The application shown on Arts & Métiers ParisTech was on a laptop and presents the user with several challenges such as the ones described above. Serious games to help valid people to get in visually impaired people’s shoes, understand their burden and ease life together. When you have gone through this application, maybe you won’t arrange your flat the same way if you happen to live with a visually impaired person.

Though effective on a laptop, Sensivise shows its full power only in its immersive version, as shown in our LIVES (Lifelike Immersive Virtual Experience Space) where you are really immersed in interactive 3D with suitable glasses.

I had several opportunities to show this application in that context, once to a person affected with central scotoma. She told me it was quite realistic, the only glitch being that valid people tend to try and look aside the central macula, which visually impaired people can’t do (the macula “turns” with the eyes). Since then, I always tell people not to do that, but this feedback accounts for the power and relevance of immersive virtual reality.

Sensivise immersive version as shown in DS Campus LIVES

Sensivise immersive version as shown in DS Campus LIVES

A last word: most applications presented at Télécom Paris Tech claimed they used “Virtual Reality”.  Nope.  A plain graphic serious game is not VR, even with nice computer art. Only 3D immersion can do the trick. There’s still a long road ahead, but applications such as Sensivise are showing the way.

Keep 3D-ing!

Regards,

Richard BreitnerRichard Breitner, Passion for Innovation Program Manager

Immersive 3D Reducing Burn Victims’ Pain

By Bernie
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It’s extremely gratifying to work for a company that helps so many people do so much good. And what could be more important than relieving the pain of a child who has suffered serious burns?

The University of Washington’s Dr. Hunter Hoffman, a virtual reality researcher, and Dr. Dave Patterson, a pain and hypnosis expert, set just that challenge for themselves when they began to research how to reduce pain without drugs. They hypothesized that if patients could let their minds go somewhere else while their wounds were cleaned and dressed, the distraction would significantly reduce the pain.

They developed the first iteration of the environment they call SnowWorld, a glacial land populated by virtual snowmen, penguins and mastodons, with funding from Microsoft co-founder Paul G. Allen and the National Institutes of Health. The original SnowWorld proved traditional video game technology could help, but Drs. Hoffman and Patterson thought a more immersive experience could help more. They decided to redevelop SnowWorld as a 3D Virtual Reality (VR) environment.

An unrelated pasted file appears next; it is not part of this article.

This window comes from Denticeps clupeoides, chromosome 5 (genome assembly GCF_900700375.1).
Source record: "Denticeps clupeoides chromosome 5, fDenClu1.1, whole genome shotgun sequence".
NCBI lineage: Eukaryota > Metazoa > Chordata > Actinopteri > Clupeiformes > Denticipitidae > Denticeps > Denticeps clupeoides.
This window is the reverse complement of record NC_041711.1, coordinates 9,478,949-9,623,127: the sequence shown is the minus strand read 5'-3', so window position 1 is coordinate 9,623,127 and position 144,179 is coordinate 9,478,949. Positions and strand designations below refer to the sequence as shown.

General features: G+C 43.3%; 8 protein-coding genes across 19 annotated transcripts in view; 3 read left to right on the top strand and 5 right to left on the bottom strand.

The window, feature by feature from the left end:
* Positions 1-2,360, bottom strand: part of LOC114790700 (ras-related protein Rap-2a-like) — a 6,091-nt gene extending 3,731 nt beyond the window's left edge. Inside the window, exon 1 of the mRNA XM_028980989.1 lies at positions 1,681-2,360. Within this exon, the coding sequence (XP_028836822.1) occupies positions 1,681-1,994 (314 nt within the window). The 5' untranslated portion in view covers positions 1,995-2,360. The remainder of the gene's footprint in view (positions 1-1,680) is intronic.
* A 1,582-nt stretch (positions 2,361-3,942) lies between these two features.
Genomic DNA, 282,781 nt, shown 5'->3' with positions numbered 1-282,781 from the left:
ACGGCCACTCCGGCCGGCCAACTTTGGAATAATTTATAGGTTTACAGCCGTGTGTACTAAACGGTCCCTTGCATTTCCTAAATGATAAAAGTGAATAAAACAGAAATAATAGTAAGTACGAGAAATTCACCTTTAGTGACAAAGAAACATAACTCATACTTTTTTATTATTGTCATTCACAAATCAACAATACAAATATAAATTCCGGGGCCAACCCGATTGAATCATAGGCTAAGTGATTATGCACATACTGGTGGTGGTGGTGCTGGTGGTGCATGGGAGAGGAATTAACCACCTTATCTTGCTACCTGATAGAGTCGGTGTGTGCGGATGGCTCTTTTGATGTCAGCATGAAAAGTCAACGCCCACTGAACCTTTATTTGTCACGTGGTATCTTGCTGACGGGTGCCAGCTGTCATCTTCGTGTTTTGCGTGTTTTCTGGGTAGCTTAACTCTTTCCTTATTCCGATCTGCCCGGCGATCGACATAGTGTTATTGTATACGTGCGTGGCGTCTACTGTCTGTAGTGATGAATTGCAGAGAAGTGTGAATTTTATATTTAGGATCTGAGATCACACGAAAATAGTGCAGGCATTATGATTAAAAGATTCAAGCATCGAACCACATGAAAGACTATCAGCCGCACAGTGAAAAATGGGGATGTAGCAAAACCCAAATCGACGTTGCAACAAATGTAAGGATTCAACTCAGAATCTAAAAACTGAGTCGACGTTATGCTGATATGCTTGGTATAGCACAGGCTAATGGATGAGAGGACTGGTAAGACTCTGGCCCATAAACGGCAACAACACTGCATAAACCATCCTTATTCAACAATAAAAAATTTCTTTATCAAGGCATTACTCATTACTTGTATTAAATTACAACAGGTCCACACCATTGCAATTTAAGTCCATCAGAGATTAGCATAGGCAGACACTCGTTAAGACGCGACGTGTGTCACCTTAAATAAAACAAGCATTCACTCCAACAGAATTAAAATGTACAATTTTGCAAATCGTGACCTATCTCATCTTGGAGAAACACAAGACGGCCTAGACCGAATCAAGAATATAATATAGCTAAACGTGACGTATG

Firsthand_04bis

For help, they turned to University of Washington colleagues Howard Rose and Ari Hollander, founders of Firsthand Technology. Firsthand is a “serious games company” focused on developing medical training applications and treatment applications for maladies such as post-traumatic stress disorder.

“We rebuilt SnowWorld with 3DVIA Virtools from Dassault Systèmes to make it simpler to modify,” Hollander says. “The flexibility of 3DVIA Virtools allows SnowWorld’s creators to more easily test different experimental hypotheses and identify factors relevant to better pain control.”

The deeply immersive nature of SnowWorld built in 3DVIA Virtools improved the level of pain relief and made it easy for the University of Washington team to alter the scenario to test different hypotheses, Hoffman says.

“3DVIA Virtools is versatile enough to let us explore a variety of options without investing so much time and effort testing out an idea that we feel locked into keeping the change regardless of its usefulness,” Dr. Hoffman says. “Virtools has become an integral part of our research team’s success.”

Programming speed is another key advantage, allowing Firsthand’s clients to see their concepts evolve quickly. Realism, too, contributes to SnowWorld’s success.

“In the 3DVIA Virtools version of SnowWorld, the snowflakes are just incredible,” Dr. Hoffman says. “The magical 3D snowflakes help patients feel ‘there’ in SnowWorld, which leads to grater pain relief.”

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Patients report that they perceive less pain when immersed in SnowWorld, allowing doctors to treat them with significantly lower levels of potentially addictive painkillers than previously possible. Best of all, MRI scans prove patients don’t just perceive less pain – in many cases, their brains actually experience 50 percent fewer pain messages than those same patients experience without SnowWorld.

It’s exciting to see the way doctors are using 3D immersive technologies such as 3DVIA Virtools to improve patient treatments. What other sorts of medical treatments can you imagine with the power of 3D?

Best,

Bernie